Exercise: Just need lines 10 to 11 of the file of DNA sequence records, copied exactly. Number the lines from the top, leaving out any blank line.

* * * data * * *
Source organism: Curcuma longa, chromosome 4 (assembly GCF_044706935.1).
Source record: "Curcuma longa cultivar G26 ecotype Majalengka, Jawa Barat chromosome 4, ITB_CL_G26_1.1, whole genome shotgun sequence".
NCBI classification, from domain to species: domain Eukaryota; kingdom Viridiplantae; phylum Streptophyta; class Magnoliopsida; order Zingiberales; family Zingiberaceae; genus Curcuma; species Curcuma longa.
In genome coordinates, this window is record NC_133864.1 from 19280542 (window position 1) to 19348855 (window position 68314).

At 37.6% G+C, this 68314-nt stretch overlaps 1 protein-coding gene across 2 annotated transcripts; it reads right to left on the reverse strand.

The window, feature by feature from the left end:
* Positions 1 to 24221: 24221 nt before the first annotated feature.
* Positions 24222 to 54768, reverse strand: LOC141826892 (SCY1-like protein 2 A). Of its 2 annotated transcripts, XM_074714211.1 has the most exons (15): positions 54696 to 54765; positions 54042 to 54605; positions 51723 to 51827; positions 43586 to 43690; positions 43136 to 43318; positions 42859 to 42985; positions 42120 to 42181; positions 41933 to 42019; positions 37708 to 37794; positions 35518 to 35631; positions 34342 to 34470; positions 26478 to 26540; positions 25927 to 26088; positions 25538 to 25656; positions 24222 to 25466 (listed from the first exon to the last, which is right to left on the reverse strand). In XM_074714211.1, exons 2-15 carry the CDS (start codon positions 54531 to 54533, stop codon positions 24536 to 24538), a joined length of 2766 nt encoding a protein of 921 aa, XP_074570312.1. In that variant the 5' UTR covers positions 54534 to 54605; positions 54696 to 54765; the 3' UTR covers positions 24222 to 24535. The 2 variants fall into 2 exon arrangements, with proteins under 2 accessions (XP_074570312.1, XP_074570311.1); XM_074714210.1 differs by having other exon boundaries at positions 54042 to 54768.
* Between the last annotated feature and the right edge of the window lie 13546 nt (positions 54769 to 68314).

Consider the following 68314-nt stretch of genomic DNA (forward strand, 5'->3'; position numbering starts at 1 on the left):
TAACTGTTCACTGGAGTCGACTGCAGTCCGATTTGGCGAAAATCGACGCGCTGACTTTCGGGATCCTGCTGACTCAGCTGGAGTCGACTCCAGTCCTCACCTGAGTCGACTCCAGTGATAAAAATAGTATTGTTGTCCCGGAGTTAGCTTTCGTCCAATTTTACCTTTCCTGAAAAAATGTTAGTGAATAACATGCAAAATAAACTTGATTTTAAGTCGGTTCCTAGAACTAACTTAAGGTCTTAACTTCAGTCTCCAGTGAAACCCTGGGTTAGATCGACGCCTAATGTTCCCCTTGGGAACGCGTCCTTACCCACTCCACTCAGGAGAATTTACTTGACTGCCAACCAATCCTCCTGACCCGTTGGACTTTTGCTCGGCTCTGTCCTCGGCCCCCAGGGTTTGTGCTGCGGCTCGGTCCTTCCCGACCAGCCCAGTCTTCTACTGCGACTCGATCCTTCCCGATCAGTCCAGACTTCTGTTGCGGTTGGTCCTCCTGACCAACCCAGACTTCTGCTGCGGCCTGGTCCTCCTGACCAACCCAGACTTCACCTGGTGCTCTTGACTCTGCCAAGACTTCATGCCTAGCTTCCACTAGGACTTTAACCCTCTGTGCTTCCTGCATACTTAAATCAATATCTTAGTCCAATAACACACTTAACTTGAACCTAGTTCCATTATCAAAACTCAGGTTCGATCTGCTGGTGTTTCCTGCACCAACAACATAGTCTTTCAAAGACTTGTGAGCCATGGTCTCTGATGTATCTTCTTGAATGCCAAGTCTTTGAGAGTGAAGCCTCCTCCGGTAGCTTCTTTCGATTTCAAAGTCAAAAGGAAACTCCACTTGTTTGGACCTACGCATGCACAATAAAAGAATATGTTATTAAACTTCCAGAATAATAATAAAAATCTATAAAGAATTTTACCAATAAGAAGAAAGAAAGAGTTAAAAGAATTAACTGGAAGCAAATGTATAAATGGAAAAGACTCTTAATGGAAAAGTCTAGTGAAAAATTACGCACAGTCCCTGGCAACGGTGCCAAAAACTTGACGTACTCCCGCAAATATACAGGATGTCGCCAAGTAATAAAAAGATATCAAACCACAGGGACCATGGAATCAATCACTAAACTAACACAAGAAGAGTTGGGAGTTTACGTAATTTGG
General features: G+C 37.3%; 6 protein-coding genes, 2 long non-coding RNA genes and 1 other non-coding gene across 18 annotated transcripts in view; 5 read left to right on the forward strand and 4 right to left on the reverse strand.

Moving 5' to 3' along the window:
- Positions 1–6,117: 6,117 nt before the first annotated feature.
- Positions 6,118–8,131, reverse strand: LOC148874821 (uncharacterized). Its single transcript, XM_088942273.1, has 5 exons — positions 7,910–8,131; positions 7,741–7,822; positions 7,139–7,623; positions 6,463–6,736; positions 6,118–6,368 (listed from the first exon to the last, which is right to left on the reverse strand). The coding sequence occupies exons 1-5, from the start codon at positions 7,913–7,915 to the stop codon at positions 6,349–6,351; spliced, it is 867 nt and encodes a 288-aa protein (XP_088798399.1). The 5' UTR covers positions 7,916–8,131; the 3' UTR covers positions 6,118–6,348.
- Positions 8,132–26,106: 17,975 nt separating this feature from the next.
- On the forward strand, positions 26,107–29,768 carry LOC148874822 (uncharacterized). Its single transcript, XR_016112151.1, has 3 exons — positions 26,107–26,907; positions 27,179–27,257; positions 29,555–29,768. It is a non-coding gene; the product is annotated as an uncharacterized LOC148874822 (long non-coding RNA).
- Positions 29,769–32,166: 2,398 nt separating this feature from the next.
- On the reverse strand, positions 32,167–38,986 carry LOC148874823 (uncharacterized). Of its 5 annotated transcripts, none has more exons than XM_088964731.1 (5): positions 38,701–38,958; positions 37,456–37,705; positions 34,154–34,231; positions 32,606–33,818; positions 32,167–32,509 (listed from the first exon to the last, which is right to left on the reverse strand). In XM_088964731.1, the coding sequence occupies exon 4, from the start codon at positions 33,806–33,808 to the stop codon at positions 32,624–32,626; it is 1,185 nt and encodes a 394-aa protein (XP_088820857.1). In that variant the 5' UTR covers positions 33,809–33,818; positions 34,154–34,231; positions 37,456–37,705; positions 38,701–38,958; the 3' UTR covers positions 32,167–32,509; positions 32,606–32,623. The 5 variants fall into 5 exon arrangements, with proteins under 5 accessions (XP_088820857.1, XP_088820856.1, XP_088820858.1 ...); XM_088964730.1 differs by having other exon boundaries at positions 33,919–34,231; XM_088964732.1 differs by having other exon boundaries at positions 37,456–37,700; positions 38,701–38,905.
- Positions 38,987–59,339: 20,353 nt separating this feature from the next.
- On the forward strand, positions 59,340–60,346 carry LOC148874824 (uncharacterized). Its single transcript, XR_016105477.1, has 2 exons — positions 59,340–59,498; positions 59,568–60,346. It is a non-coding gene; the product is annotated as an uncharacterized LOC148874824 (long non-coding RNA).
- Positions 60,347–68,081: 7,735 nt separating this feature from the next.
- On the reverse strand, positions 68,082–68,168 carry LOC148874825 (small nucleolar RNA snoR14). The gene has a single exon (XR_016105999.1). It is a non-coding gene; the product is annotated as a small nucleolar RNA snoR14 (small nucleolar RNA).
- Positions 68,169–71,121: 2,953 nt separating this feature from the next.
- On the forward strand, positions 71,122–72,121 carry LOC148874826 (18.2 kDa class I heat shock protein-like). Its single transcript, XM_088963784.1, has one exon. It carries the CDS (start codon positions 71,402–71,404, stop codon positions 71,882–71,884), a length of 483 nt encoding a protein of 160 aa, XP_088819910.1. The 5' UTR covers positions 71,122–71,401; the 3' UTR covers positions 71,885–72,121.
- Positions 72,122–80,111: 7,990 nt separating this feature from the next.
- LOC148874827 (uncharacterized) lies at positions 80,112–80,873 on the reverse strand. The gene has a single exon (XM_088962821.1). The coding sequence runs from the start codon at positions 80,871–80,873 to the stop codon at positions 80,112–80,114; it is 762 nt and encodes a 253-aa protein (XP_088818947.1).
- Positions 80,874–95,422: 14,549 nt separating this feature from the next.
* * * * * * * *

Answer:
Consider the following 68314-nt stretch of genomic DNA (forward strand, 5'->3'; position numbering starts at 1 on the left):
TAACTGTTCACTGGAGTCGACTGCAGTCCGATTTGGCGAAAATCGACGCGCTGACTTTCGGGATCCTGCTGACTCAGCTGGAGTCGACTCCAGTCCTCACCTGAGTCGACTCCAGTGATAAAAATAGTATTGTTGTCCCGGAGTTAGCTTTCGTCCAATTTTACCTTTCCTGAAAAAATGTTAGTGAATAACATGCAAAATAAACTTGATTTTAAGTCGGTTCCTAGAACTAACTTAAGGTCTTAACTTCAGTCTCCAGTGAAACCCTGGGTTAGATCGACGCCTAATGTTCCCCTTGGGAACGCGTCCTTACCCACTCCACTCAGGAGAATTTACTTGACTGCCAACCAATCCTCCTGACCCGTTGGACTTTTGCTCGGCTCTGTCCTCGGCCCCCAGGGTTTGTGCTGCGGCTCGGTCCTTCCCGACCAGCCCAGTCTTCTACTGCGACTCGATCCTTCCCGATCAGTCCAGACTTCTGTTGCGGTTGGTCCTCCTGACCAACCCAGACTTCTGCTGCGGCCTGGTCCTCCTGACCAACCCAGACTTCACCTGGTGCTCTTGACTCTGCCAAGACTTCATGCCTAGCTTCCACTAGGACTTTAACCCTCTGTGCTTCCTGCATACTTAAATCAATATCTTAGTCCAATAACACACTTAACTTGAACCTAGTTCCATTATCAAAACTCAGGTTCGATCTGCTGGTGTTTCCTGCACCAACAACATAGTCTTTCAAAGACTTGTGAGCCATGGTCTCTGATGTATCTTCTTGAATGCCAAGTCTTTGAGAGTGAAGCCTCCTCCGGTAGCTTCTTTCGATTTCAAAGTCAAAAGGAAACTCCACTTGTTTGGACCTACGCATGCACAATAAAAGAATATGTTATTAAACTTCCAGAATAATAATAAAAATCTATAAAGAATTTTACCAATAAGAAGAAAGAAAGAGTTAAAAGAATTAACTGGAAGCAAATGTATAAATGGAAAAGACTCTTAATGGAAAAGTCTAGTGAAAAATTACGCACAGTCCCTGGCAACGGTGCCAAAAACTTGACGTACTCCCGCAAATATACAGGATGTCGCCAAGTAATAAAAAGATATCAAACCACAGGGACCATGGAATCAATCACTAAACTAACACAAGAAGAGTTGGGAGTTTACGTAATTTGG